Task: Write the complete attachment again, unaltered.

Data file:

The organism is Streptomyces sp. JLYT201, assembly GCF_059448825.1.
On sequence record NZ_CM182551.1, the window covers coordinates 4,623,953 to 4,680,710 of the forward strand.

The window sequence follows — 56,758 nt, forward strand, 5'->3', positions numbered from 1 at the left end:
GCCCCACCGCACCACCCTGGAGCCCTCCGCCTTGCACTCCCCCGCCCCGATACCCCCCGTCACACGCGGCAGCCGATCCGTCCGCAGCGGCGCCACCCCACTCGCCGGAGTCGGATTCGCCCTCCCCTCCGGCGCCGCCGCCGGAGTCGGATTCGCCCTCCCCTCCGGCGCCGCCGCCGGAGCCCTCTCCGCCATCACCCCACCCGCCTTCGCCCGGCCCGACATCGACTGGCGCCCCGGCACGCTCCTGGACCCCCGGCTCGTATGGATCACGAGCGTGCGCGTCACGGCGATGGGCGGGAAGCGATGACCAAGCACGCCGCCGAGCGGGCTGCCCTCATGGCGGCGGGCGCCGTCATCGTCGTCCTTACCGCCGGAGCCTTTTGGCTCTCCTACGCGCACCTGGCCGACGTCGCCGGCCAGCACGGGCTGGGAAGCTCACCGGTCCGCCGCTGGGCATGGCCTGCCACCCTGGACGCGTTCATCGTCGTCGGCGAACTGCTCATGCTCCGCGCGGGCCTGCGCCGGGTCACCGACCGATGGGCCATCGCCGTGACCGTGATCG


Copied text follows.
The organism is Streptomyces sp. JLYT201, assembly GCF_059448825.1.
On sequence record NZ_CM182551.1, the window covers coordinates 4,623,953 to 4,680,710 of the forward strand.

The window sequence follows — 56,758 nt, forward strand, 5'->3', positions numbered from 1 at the left end:
GCCCCACCGCACCACCCTGGAGCCCTCCGCCTTGCACTCCCCCGCCCCGATACCCCCCGTCACACGCGGCAGCCGATCCGTCCGCAGCGGCGCCACCCCACTCGCCGGAGTCGGATTCGCCCTCCCCTCCGGCGCCGCCGCCGGAGTCGGATTCGCCCTCCCCTCCGGCGCCGCCGCCGGAGCCCTCTCCGCCATCACCCCACCCGCCTTCGCCCGGCCCGACATCGACTGGCGCCCCGGCACGCTCCTGGACCCCCGGCTCGTATGGATCACGAGCGTGCGCGTCACGGCGATGGGCGGGAAGCGATGACCAAGCACGCCGCCGAGCGGGCTGCCCTCATGGCGGCGGGCGCCGTCATCGTCGTCCTTACCGCCGGAGCCTTTTGGCTCTCCTACGCGCACCTGGCCGACGTCGCCGGCCAGCACGGGCTGGGAAGCTCACCGGTCCGCCGCTGGGCATGGCCTGCCACCCTGGACGCGTTCATCGTCGTCGGCGAACTGCTCATGCTCCGCGCGGGCCTGCGCCGGGTCACCGACCGATGGGCCATCGCCGTGACCGTGATCG